Cedric Zevallos is one of eighteen people from developing countries who are in Brighton this week for an intensive course to help them to use football as a way of reaching young people in their communities to stop the spread of HIV.
Cedric is a tall 27 year old and father of a two year old daughter. He lives in Port au Prince in Haiti, a city not long devastated by the powerful earthquake that destroyed so much of it in 2010.
“Growing up in a third world country like Haiti builds character because you are forced to work so hard for everything. Fortunately, this helps you value your every possession even more,” says Cedric.
A graduate of finance Cedric is currently studying an MBA and works at Delta Airlines as a customer services agent.
“In Haiti, football is not just a passion but one of the rare tools able to bring together the youth no matter how hard life’s situations are. It is an important key to harness their attention and have them enjoy a sport they love at the same time teach them about HIV prevention and general well being.”
Cedric loves playing football and cites his favourite players as Frank Lampard and Kaka. “I played at University and was able to help the team reach the finals in 2006. I also had the wonderful opportunity of playing 3 seasons with River Plate PR winning one championship in 2008 and reaching the finals in 2009 of the Puerto Rican Soccer League.
Cedric has been nominated by the Haitian NGO Promoteurs D’Objectif Zerosida (POZ), a linking organisation of the International HIV/AIDS Alliance to take part in the Albion Alliance Football project. POZ is an established NGO in Haiti that conducts HIV prevention and offers guidance, counselling and support to almost 3000 people living with HIV.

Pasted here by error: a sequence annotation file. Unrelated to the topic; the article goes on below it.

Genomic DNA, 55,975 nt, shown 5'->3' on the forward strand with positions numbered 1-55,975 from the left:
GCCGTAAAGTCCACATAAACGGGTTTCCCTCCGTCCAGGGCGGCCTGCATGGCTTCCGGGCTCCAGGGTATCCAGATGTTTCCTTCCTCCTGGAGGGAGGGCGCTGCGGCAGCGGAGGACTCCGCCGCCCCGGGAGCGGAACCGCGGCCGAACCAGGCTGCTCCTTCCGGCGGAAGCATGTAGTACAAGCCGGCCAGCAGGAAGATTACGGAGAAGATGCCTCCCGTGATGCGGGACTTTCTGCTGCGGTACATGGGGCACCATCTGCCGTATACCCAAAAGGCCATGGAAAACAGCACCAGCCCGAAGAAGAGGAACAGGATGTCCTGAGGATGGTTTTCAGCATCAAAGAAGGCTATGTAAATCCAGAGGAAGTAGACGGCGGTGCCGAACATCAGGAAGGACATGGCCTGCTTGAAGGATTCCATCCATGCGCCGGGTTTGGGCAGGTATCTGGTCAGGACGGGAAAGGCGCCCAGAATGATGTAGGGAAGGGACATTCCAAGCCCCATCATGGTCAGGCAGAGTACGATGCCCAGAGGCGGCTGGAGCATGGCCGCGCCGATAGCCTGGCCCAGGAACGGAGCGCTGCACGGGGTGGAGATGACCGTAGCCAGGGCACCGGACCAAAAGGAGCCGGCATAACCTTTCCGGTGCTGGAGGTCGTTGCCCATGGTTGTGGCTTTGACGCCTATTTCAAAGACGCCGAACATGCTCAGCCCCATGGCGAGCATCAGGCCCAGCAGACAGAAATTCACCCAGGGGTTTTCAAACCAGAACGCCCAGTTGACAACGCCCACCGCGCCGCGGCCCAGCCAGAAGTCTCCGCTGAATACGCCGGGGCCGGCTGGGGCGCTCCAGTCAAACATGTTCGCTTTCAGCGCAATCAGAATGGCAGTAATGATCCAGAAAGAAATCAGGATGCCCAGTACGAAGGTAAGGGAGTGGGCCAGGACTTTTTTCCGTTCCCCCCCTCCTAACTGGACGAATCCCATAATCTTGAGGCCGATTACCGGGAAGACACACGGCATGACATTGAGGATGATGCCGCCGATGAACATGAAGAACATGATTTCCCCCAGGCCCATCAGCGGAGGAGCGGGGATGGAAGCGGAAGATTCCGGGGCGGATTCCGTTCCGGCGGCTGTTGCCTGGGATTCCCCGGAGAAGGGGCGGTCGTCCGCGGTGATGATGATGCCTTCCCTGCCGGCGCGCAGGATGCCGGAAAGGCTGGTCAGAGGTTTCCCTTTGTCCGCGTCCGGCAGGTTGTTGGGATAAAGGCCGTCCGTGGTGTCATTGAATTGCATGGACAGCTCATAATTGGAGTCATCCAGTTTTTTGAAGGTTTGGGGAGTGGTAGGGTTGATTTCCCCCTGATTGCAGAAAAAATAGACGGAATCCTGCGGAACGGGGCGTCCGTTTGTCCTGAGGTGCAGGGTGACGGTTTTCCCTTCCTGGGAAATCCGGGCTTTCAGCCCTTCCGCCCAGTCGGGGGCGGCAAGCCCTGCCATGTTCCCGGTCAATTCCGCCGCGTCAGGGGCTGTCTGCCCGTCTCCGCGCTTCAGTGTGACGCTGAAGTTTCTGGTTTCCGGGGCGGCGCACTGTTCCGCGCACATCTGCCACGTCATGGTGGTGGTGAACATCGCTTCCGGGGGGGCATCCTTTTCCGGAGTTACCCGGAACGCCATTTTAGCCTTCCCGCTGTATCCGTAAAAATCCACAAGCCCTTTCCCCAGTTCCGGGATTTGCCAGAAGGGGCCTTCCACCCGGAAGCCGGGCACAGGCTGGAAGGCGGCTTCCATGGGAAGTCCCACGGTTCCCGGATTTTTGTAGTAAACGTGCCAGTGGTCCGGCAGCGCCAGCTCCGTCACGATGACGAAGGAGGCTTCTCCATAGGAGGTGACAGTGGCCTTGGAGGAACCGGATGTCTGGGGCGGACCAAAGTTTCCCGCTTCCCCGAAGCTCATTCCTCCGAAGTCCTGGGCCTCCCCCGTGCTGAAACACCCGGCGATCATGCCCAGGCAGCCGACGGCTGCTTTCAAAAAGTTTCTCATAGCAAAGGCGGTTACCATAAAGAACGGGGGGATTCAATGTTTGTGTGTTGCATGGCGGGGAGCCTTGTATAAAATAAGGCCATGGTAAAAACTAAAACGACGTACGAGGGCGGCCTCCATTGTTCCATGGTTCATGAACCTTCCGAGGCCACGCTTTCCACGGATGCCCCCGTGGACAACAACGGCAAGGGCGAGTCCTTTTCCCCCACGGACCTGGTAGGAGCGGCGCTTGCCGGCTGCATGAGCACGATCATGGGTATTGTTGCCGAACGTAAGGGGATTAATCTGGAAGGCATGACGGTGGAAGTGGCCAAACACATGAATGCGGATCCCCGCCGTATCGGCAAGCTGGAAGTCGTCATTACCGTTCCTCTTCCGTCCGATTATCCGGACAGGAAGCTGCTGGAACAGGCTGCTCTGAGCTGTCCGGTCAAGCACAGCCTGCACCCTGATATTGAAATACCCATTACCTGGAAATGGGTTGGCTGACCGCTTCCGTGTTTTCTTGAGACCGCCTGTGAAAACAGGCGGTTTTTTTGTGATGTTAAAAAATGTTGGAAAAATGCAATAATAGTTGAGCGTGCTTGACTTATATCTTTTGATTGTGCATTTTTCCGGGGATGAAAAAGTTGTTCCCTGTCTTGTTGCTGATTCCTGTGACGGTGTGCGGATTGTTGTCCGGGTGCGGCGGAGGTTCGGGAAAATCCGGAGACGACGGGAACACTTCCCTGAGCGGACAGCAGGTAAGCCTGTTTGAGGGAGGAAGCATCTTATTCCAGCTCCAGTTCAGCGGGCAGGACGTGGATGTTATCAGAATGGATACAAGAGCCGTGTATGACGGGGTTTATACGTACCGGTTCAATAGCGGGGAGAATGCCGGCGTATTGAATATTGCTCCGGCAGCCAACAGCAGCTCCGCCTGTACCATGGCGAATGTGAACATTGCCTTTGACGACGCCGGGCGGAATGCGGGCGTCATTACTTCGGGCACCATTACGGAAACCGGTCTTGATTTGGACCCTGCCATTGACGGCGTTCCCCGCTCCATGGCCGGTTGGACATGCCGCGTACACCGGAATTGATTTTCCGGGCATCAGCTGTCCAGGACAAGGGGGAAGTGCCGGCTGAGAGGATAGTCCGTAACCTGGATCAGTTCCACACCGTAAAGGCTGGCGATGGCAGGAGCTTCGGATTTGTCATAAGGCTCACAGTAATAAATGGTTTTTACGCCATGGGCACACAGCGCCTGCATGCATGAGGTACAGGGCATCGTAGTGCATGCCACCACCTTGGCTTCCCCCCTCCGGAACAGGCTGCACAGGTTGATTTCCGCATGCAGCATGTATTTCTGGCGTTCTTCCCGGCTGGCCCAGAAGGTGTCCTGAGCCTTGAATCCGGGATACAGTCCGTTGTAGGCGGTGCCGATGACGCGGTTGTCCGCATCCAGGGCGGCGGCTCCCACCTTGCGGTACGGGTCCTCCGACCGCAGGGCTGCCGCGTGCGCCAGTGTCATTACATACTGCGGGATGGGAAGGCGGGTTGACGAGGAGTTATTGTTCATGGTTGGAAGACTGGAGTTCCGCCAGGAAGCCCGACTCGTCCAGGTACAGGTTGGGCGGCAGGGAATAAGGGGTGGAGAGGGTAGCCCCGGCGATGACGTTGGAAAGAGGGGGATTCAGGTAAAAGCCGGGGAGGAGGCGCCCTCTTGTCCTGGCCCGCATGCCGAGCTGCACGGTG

People living with HIV in Haiti are routinely subjected to violence, denied access to medical services and social support, and abandoned by friends, family and neighbours. This can lead to the loss of livelihood and human rights violations.
Following the devastating earthquake, the vulnerability of people living with HIV has increased due to the breakdown of support systems and difficulties accessing the antiretroviral therapy essential for their survival.
57% of people living with HIV in Haiti and the majority of the centres that provide HIV medication were in the cities of Port au Prince, Petit Goave and Jacmel, all of which were seriously affected by the earthquake.
Cedric is joining other participants from across the world to participate in the Albion Alliance against AIDS: Football fighting back project in the UK, a unique training project being organised by the International HIV/AIDS Alliance and Albion in the Community, the charitable arm of Brighton and Hove Albion Football Club. The week long course will include a host of training sessions and activities at Brighton and Hove Albion’s new stadium and other venues across the city.
He said: “I’m really looking forward to meeting the other people taking part on the course and sharing ideas and experiences with them. I want to develop my football coaching and HIV communication skills so I can take them back to Haiti and make improvements to how we help prevent HIV through sport."
Hear from more of the participants:
Six of the participants took part in a photo workshop alongside the event, find out more and see the online galleries here.
Read the Guardian's coverage of the event, Using football to kick about a message on AIDS.